Tag: We’re not there to proselytise, nor to be zealots on behalf of the humanist cause. That’s actually very anti-humanist. Personally, I wouldn’t read a religious text as it would be hypocritical for me to do so, but if those organising the funeral wanted a family member to do so (for instance an older relative, whose beliefs they wanted to respect and include), I would try to facilitate that. It’s important from the outset though to make sure that the family does want a non-religious ceremony and does want it to be led by a humanist celebrant, to avoid any confusion around the presence of religious elements in the ceremony at a later date.
I can imagine there’s a difficulty when the person who has died divided opinion. How do you avoid negative perceptions of that person coming to the fore during the ceremony?
Tag: It’s about setting boundaries, and making them clear to families from the start. If there are points of tension around family opinions of the deceased, and how his or her life is to be spoken about and remembered, I would try to find a way to address that with the family before the ceremony, to try and work that into the ceremony, into the life story, so that no one feels as though aspects of the deceased’s life have been glossed over. I’ll try to acknowledge that this was a contradictory or complex person. I would try not to leave what is to be said at the service only in the hands of people who might have been hurt, or who are bitter towards the deceased. Naturally, our funeral texts are approved by the families and, once they’ve seen how you can be both respectful and truthful, they’re normally happy with the content. I’ve had families say things like: ‘He was a great dad, especially when we were older, but he could also be very blunt and stubborn, so, when we were kids, sometimes he could be scary, and we want his life story to reflect both sides of the coin.’
People are complex, and you need to reflect that truthfully. As humanist celebrants, our role is to try and capture the story of the person’s life, and their qualities.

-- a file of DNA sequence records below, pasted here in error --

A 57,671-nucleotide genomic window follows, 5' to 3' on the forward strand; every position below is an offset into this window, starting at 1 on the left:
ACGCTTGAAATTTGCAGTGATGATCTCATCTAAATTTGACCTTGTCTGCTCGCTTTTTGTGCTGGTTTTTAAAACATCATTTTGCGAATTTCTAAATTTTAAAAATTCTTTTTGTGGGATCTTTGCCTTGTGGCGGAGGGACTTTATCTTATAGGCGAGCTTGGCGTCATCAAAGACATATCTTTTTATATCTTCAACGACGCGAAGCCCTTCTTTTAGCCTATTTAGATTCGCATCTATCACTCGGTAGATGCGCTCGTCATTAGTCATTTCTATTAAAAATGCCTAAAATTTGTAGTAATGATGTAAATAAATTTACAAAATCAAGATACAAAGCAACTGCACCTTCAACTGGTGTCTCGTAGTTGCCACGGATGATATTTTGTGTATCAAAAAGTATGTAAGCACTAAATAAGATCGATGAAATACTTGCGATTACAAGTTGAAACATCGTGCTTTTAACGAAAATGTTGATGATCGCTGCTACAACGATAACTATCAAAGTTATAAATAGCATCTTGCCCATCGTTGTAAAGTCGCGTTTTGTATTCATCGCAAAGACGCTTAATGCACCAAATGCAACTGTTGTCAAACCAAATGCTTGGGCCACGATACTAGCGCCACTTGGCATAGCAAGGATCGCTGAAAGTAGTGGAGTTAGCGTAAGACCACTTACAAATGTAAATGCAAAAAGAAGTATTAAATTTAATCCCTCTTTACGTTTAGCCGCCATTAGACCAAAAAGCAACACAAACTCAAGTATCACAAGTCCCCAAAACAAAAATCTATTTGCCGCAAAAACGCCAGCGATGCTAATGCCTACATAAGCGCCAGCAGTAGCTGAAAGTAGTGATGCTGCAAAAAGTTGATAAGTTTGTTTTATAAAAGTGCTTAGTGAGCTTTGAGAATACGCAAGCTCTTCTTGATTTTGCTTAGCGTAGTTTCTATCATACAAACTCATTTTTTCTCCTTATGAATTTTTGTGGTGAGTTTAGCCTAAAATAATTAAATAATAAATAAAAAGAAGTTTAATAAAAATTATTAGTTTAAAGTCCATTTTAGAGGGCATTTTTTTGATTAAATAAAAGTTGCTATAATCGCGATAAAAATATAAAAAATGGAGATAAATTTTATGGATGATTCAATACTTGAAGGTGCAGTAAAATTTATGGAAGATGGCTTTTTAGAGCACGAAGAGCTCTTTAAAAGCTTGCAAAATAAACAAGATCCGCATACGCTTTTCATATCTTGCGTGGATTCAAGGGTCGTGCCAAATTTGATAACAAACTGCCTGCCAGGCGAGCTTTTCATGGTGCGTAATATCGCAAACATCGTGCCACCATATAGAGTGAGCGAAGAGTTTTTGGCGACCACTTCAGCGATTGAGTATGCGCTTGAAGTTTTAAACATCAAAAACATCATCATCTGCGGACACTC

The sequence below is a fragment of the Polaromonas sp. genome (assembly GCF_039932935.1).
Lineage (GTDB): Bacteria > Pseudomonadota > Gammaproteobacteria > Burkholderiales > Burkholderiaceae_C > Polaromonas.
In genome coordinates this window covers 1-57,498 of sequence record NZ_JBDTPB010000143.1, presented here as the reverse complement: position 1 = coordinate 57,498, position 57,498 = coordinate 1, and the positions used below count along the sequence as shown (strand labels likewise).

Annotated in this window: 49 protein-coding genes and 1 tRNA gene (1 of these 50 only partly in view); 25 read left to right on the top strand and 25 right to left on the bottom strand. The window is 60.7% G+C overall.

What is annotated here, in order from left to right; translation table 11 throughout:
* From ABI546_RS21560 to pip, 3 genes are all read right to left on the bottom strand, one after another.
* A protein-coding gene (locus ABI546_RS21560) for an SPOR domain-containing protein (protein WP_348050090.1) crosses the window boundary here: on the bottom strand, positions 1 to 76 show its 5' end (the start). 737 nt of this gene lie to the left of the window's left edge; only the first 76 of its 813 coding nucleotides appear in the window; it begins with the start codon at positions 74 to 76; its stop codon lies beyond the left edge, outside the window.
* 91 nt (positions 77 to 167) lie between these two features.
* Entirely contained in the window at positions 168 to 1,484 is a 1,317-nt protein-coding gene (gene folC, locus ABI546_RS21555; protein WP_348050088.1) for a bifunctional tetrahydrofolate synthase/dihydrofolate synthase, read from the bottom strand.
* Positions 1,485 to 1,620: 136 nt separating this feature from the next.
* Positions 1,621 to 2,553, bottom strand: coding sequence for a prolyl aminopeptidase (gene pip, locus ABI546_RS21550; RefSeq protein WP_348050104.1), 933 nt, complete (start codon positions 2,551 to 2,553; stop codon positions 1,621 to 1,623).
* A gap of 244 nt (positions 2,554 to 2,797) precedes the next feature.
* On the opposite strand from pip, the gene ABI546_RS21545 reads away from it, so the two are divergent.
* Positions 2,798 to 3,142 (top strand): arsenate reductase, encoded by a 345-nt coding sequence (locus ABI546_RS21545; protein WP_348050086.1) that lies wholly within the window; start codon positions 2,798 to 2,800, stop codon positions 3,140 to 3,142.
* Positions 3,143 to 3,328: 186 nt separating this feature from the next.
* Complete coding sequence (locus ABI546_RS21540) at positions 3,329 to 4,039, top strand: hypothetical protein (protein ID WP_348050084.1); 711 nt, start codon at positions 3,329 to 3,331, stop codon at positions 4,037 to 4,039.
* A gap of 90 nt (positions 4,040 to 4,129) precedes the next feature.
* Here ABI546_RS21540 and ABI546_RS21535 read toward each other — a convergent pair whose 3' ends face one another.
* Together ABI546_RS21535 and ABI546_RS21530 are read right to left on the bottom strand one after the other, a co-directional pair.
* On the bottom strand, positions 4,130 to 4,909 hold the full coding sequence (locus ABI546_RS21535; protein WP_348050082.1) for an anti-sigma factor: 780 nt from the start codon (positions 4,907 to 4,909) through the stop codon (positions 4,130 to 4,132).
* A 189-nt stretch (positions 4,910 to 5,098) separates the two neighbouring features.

Mick: Sometimes you have to think on your feet. I had one occasion where a brother and a sister hadn’t communicated at all. She came to the funeral and asked to speak, and the brother wasn’t too keen on this. So I had to mediate and get an idea of what she was planning to say, and to then convince the brother that she should be allowed to speak at their mother’s funeral.
Tag: What we have to bear in mind is that we have a time slot in a crematorium. If we over-run, the family is charged extra. We therefore need to ensure that it’s planned really precisely; what people are going to say, when they’re going to say it and how long it will take. There’s always the wake if people want to talk more, and a little more freely.
Are there any things that you wouldn’t allow in one of your ceremonies?
Tag: There is very little we wouldn’t allow. We have to be careful when thinking about whether or not something might be seen as tasteful or not, but I believe that it is a very personal thing.
For example, I had a family who wanted to play a song called ‘Smoke Gets In Your Eyes’ at a crematorium ceremony. They were uncertain as to whether the assembled mourners might think it was in bad taste. I asked them what the reason was for their choice of that particular track and they told me the story about how their loved one had been involved in bomb disposal work in Burma towards the end of World War II. He was part of a six-man unit and, as part of the war effort, the English Folk Song and Dance Society had sent them –and other units who were in out of the way places– a wind-up gramophone and six old-style bakelite records, which were nothing like as durable as the vinyl ones that replaced them. Ultimately, five of the records had got broken and the only one left was the one with that song, which the soldiers played until they wore the grooves off the disc. The music was absolutely intrinsic to this man’s life. So we played it at the start of the ceremony, as his coffin was brought in, and started the ceremony with the story about why this song had been so important to the deceased. If I’d simply had a kneejerk reaction and said ‘no, we can’t possibly have that song in a crematorium,’ we would have lost such a rich part of the man’s life story concerning the bond with his bomb-disposal comrades.
Do you have any final words about being a humanist celebrant?
Mick: Only that I am always humbled by families’ willingness to entrust their loved one’s farewell to a stranger and to let us walk alongside them. It´s a huge honour and what you come to respect over time is that the overwhelming majority of people really do lead the best lives they possibly can. A humanist celebration of life is exactly that – a celebration of the good that that person gave to the world and to their loved ones.
Thank you both, enjoy the rest of the exhibition.
When arranging a funeral, you can either find a humanist celebrant independently of your funeral director, or ask your chosen funeral director to recommend one.